[+] EnlargeDavid Phelps
Ed Zurga/Getty ImagesDavid Phelps was roughed up for seven runs over 5 2/3 innings in Kansas City.
"Those were the two biggest at-bats of the game," said Phelps (1-4), whose team has lost his past five road starts. "We had just scored three runs. Worst kind of teammate right there. We have all the momentum right there, and in nine pitches, I give it right back."

It didn't help anybody's mood that the ball Perez hit wasn't even a strike.

"It was down and in," Phelps said. "I was shocked that he hit it like he did. But you got to hand it to him. He put a pretty good swing on it. It was down at his shoetops."

It didn't look like a strike from where manager Joe Girardi was standing.

"The two walks really hurt him," Girardi said. "Then the pitch to Perez is down and in -- not even a strike -- and he hits it out of the ballpark."

One pitch after Perez's home run, Lorenzo Cain tripled and later scored on an RBI single for a 7-3 lead which must have seemed massive to the run-impoverished Yankees attack.

"I was just trying to be too fine. I was trying to be a little too perfect," Phelps said. "I've got to trust my stuff and just throw the ball over the plate. I'm making the game a lot harder than it needs to be."

Some good news: Carlos Beltran got his first hit since coming back from the DL, breaking an 0-for-9 slide with an RBI double that keyed the three-run sixth. Before the game, Girardi predicted the switch-hitting designated hitter would shake off the rust and start helping an offense that needs all the help it can muster.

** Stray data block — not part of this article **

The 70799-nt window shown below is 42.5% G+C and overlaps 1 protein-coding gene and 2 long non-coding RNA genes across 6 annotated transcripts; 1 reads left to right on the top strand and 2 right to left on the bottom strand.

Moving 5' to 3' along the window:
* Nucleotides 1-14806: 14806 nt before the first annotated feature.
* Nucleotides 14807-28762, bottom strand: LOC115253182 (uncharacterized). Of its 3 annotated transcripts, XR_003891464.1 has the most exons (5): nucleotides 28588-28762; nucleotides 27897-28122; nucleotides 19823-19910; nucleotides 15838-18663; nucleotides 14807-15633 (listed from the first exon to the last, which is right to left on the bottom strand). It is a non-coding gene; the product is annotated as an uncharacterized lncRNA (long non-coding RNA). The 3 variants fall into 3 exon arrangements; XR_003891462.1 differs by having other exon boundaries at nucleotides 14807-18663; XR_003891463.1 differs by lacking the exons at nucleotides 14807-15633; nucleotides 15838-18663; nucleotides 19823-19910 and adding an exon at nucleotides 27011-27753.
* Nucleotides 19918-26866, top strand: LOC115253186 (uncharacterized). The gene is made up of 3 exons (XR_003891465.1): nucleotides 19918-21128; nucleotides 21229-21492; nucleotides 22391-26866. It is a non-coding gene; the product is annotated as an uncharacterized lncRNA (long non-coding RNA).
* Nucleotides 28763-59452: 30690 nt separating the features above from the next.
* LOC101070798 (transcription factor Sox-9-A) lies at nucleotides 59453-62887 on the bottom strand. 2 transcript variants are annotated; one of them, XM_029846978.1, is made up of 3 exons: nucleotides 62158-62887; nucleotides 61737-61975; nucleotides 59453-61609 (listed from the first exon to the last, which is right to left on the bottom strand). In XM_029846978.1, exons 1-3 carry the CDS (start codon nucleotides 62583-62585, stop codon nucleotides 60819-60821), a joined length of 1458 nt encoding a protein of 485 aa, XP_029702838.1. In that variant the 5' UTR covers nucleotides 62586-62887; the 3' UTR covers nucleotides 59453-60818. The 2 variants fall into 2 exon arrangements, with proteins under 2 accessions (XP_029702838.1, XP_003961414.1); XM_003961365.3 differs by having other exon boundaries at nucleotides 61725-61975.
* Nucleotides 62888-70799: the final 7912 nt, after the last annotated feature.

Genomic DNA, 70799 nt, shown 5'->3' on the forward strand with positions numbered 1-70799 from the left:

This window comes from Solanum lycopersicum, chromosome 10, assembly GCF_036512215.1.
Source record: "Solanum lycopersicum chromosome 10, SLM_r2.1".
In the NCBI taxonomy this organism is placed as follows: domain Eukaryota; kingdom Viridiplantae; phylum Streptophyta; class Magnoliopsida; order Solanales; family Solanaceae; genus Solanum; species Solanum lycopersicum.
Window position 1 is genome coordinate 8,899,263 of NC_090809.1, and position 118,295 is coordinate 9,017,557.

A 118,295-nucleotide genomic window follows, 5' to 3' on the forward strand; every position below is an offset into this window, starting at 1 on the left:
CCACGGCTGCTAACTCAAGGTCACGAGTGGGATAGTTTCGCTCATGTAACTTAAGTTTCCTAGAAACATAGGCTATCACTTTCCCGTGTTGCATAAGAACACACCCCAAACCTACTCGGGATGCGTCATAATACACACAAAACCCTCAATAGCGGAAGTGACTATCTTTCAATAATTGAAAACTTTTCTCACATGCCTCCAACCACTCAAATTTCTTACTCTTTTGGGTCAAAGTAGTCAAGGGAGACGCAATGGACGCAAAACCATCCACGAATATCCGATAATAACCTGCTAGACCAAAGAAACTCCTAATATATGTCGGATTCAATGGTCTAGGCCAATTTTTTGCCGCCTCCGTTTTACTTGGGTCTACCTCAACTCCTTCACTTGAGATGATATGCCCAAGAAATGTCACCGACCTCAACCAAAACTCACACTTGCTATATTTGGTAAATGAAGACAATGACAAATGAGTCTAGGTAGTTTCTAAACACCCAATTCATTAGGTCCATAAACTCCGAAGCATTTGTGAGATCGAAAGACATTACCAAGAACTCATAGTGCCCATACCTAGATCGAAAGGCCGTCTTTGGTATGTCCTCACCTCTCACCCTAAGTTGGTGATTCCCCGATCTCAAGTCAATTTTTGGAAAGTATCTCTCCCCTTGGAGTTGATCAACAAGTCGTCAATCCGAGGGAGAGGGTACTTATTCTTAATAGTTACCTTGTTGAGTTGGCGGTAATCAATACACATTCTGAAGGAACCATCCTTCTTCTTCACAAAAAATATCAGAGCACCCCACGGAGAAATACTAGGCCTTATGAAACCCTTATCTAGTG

"It's always good once you do something good to help the team," Beltran said. "Unfortunately, we just didn't win this one. They pitched a good game. So hopefully tomorrow we come back."

Day by day, Beltran said. he's feeling a big more comfortable.

"A little better. I feel a little better. Every day I come to the ballpark and go to the cage and work on my swing and try to get the rhythm and get the timing. The only way I'm going to get it is by playing."

So how close is he to 100 percent?

"One day, two days isn't going to do it. You have to basically play every time, and with playing time that will come. I cannot tell you. I wish I could know."

Solarte comes up big: Yangervis Solarte drove in two runs for the first time since May 11 at Milwaukee. He also had a double and scored in the ninth.
NEW YORK -- Yangervis Solarte may have the best average in the American League at .336, but that is not good enough to move him up in the Yankees' lineup -- at least, not yet.

"We've kind of kept him where he is at because we are six weeks into the season," Joe Girardi said. "He's been really successful. I've hit him sixth sometimes."